2015 Cycle Greater Yellowstone Day 7: Powell to Red Lodge

As forecast, the wind did indeed come up during the night. Our tent rippled and flapped like mad, but stayed firmly planted to the earth. I inserted earplugs and tried to ignore the tempest and get some sleep.

Come morning, the wind had not abated. There were rumors, none true, that the ride start had been delayed, or that the day’s riding had been cancelled, though I think there had been some alternative arrangements made for people who had tight times schedules for meeting airport shuttles.

At breakfast (inside a building at the Park County Fairgrounds, thank goodness), as I juggled my plate of eggs and cup of coffee, one of the community volunteers asked if she could help in any way.

“Could you calm the winds down for us?” I asked, jokingly.

“I’m afraid not,” she replied with a sad smile.

Well, it was worth a shot, anyway.

The final day of CGY would be a long, hard slog into headwinds of 15-20 MPH, gusting to 30-40. On top of that, the day started out at 44 degrees, and we had an additional 3-mile detour that morning, to avoid some fresh chip seal in a construction zone.

As we bundled up and headed out, a few people asked, “You riding today??”

“Of course. It’s what we’re here to do.”

Sag 2 in the fairgrounds parking lot at 7:10 a.m. - probably the emptiest it would be all day.

Sag 2 in the fairgrounds parking lot at 7:10 a.m. – probably the emptiest it would be all day.

Wind, wind wind, wind, WIND! In our faces or buffeting us from the side. With occasional spray from windblown irrigation sprinkler mist. Ugh!

We had a brief moment of respite when the shower truck passed us on its way to Red Lodge and sheltered us in its lee. Then it was right back to the wicked, whipping wind.

“Come back, shower truck! Come back!”

Bugman’s shoulders kept tensing up from the strain of trying to keep the tandem headed in a straight line. Luckily, he travels with his own personal masseuse. 🙂 We took occasional breaks along the shoulder of the road so I could work the knots out of his muscles. Our noses were running from the cold.

About 14 miles into the ride, we came across a nice downhill that we remembered from 2013. It was windy back then, too, but not quite like this. We topped out at 20 MPH on the descent.

The hill on 294 west of Powell this year.

The hill on 294 west of Powell this year.

dfvdfv

The view from that same hill in 2013, sans wildfire smoke.

Finally! Our first rest stop, at the bottom of the hill. Bugman and I were exerting a lot of energy to buck the wind, so we made sure not to repeat our mistake from the Beartooth Pass ride - we made sure to eat! We chowed down a Kate's bar hunkered in the lee of the pickup truck.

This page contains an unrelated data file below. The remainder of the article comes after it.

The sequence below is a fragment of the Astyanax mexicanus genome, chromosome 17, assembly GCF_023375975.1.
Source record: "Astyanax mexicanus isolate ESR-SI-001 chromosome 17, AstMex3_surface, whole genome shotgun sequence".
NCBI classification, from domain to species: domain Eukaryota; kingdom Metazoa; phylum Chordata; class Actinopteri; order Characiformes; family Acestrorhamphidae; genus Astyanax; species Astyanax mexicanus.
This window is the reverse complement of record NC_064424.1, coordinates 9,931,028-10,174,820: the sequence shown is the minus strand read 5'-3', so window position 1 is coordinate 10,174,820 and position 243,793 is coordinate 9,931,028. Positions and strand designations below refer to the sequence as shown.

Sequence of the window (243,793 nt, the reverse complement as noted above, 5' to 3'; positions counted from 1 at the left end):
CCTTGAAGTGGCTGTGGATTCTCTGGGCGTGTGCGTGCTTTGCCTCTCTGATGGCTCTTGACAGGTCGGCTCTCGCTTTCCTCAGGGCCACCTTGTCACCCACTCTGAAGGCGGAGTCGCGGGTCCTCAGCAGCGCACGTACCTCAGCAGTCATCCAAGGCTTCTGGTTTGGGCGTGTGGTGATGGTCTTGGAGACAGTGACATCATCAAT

Finally! Our first rest stop, at the bottom of the hill. Bugman and I were exerting a lot of energy to buck the wind, so we made sure not to repeat our mistake from the Beartooth Pass ride – we ate! A lot! We chowed down some Kate’s Stash Bars as we hunkered in the lee of the pickup truck. We would stop a few more times along the road to consume candy bars and other carb-heavy snacks.

At the rest stop, sag 1 was full. (Every time I saw the side of this van, the A-Team theme song would pop into my head. "I love it when a plan comes together.")

At the rest stop, sag 1 was full. (Every time I saw the side of this van, the A-Team theme song would pop into my head. “I love it when a plan comes together.”)

Sag 3

Sag 3, the “vulture.” Heh.

Despite the challenging conditions, this volunteer was chipper. (Love her hat!) I've forgotten her name, but I think she came up from Florida?

Despite the challenging conditions, this volunteer was chipper. (Love her hat!) I’ve forgotten her name, but I think I remember she’s a friend of Jennifer Drinkwalter who came all the way up from Florida to help out with the ride.

Bugman and I had to keep stopping to eat and drink. (It's too hard for him to do that on the run while piloting the tandem, even on a calm day.) At this stop, I spotted a salticid (jumping spider) on the signpost. I get a kick out of salticids. They have personality.

Bugman and I had to keep stopping to eat and drink. (It’s too hard for him to do that on the run while piloting the tandem, even on a calm day.) At this stop, I spotted a wee salticid (jumping spider) on the signpost. I get a kick out of salticids. They have personality.

9:49 a.m., mile 23. This is starting to feel like Desolation Road.

9:49 a.m., mile 23. This is starting to feel like Desolation Road.

We had two brief respites from the wind. At mile 27, we had a half-mile downhill with the wind at our backs. Joy!!!! It felt so good to get up over 10 MPH! Then, around our water stop at mile 33 on a school property near Clark (on a road not yet mapped by Google!), the topography sheltered us for awhile. It gave us a false sense of optimism that perhaps the wind was done with us.

Nope. It was another windy 20 miles to our lunch stop.

There was another cyclist who left the water stop at about the same time as us who was really struggling. When we would stop for a break, he often would, too. For a time, he drafted us, but then we hit a patch of downhill, and he couldn’t keep up with the tandem’s gravity advantage.